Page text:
Unlawful Practices Persist: A Deep Dive into NYPD’s Anti-Crime Units
In the heart of New York City, a controversy is brewing. The New York Police Department’s anti-crime units, despite promises of reform and improved training, are reportedly still unlawfully stopping, frisking, and searching people, the majority of whom are people of color. This revelation comes from a recent report by court-appointed monitor, Mylan L. Denerstein, who detailed what she described as unlawful policing. This article will delve into the findings of this report and the implications it has for the NYPD and the communities it serves.
The Anti-Crime Units: A Brief History
The anti-crime units of the NYPD have a long and contentious history. These units were disbanded in 2020 due to their responsibility for a disproportionate number of police shootings. However, they were reinstated and renamed by Mayor Eric Adams after he took office last year. Critics were skeptical that the units could operate without racially profiling young men of color, as previous units had done. The anti-crime units evolved from the Street Crime Unit, which was disbanded in 2002 following public outcry after its members killed Amadou Diallo, a Black and unarmed man, in 1999.
The Report’s Findings
The report analyzed the stops made by the rebranded “neighborhood safety teams” and found that 97% of the stops were of Black or Hispanic people, and 24% of the stops were unconstitutional. Of 230 car stops included in the sample, only two appear to have turned up weapons. The report also highlighted troubling numbers in a few precincts, including the 41st Precinct in the Bronx, where only 41% of the stops, 32% of frisks, and 26% of searches were constitutional.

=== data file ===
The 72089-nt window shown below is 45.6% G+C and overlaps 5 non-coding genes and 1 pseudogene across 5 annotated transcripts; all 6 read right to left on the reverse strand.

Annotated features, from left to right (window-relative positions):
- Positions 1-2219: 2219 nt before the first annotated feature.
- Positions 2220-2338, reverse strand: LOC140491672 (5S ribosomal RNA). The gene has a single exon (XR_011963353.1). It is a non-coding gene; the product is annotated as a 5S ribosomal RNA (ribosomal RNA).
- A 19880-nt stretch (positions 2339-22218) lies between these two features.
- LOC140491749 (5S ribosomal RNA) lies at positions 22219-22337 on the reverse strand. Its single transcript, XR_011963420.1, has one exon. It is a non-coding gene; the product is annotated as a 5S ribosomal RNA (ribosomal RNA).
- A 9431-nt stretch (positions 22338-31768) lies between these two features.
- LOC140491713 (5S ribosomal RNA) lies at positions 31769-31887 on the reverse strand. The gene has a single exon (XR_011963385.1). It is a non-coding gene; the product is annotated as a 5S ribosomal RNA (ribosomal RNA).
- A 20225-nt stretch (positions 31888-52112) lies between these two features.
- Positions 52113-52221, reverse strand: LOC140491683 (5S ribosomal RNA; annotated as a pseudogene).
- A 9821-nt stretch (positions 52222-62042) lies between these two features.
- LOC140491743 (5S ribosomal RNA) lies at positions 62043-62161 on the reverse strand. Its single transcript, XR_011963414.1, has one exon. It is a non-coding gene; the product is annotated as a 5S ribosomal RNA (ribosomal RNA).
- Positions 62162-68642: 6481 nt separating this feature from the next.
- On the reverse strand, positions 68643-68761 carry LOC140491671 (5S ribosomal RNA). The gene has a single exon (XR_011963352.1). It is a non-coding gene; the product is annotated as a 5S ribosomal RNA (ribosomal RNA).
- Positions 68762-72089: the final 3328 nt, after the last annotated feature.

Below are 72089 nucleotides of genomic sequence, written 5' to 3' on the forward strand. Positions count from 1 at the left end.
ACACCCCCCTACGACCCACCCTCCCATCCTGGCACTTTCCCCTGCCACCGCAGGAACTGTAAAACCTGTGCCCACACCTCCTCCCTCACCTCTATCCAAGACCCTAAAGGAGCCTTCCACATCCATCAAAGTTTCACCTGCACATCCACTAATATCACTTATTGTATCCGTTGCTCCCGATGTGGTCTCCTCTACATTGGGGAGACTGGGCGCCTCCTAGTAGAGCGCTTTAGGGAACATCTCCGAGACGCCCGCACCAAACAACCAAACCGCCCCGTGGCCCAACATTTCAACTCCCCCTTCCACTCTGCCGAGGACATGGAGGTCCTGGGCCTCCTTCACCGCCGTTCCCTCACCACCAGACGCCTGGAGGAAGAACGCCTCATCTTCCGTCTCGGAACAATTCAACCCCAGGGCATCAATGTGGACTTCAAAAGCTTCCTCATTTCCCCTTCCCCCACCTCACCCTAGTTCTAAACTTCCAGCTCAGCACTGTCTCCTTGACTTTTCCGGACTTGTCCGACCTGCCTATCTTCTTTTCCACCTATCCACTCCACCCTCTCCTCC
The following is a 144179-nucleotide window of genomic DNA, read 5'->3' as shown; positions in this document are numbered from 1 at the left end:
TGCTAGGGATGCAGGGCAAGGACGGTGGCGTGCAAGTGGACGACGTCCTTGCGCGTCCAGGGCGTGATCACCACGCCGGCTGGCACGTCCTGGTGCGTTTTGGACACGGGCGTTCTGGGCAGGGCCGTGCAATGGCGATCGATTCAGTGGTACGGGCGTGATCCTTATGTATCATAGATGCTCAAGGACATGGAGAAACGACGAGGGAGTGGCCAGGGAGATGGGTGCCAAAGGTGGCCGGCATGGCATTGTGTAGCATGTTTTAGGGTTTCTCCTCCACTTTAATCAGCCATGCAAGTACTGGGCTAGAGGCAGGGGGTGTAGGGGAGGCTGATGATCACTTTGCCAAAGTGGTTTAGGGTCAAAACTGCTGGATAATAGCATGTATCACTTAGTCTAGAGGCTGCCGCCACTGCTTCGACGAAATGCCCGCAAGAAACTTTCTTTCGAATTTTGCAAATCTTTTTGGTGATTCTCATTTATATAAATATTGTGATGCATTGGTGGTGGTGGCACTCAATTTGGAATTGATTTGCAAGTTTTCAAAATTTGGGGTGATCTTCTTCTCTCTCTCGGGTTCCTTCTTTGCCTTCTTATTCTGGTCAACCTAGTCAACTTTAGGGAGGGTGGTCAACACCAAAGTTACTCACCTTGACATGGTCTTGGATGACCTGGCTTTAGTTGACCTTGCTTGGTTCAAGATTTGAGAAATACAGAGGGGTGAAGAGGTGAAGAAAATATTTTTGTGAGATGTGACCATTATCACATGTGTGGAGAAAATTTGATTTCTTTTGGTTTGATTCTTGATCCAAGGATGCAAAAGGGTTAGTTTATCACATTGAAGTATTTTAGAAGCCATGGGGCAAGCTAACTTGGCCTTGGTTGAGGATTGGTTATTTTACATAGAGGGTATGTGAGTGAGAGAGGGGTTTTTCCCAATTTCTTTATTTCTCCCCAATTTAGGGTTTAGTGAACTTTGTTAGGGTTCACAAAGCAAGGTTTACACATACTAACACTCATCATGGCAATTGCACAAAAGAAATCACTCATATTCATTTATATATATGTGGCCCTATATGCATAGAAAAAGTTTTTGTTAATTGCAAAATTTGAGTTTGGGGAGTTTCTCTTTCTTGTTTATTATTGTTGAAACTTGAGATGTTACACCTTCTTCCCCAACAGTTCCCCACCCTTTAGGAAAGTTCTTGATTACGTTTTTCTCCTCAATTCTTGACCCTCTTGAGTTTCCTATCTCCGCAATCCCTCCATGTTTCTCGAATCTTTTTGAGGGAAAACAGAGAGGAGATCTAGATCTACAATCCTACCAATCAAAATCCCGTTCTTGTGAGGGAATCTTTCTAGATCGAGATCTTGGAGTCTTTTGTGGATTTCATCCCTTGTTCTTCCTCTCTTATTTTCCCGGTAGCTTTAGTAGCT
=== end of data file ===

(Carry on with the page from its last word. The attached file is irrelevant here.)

The Response and Next Steps
The report calls for the department to submit a plan within a month on how to improve its practices to conduct stops properly without violating constitutional rights. It also criticizes the lack of oversight by department officials and orders the department to “take corrective action immediately.” Mayor Eric Adams had assured that new policies and training would put an end to such practices. However, the findings of this report suggest that there is still a long way to go in achieving this goal.
The findings of this report are a stark reminder of the challenges that persist in policing, particularly in large urban areas like New York City. The NYPD’s anti-crime units, despite promises of reform, appear to be falling back into old patterns of behavior that disproportionately target people of color. The city’s leadership, law enforcement officials, and the community at large must come together to address this issue and ensure that constitutional rights are upheld for all citizens, regardless of their race or ethnicity.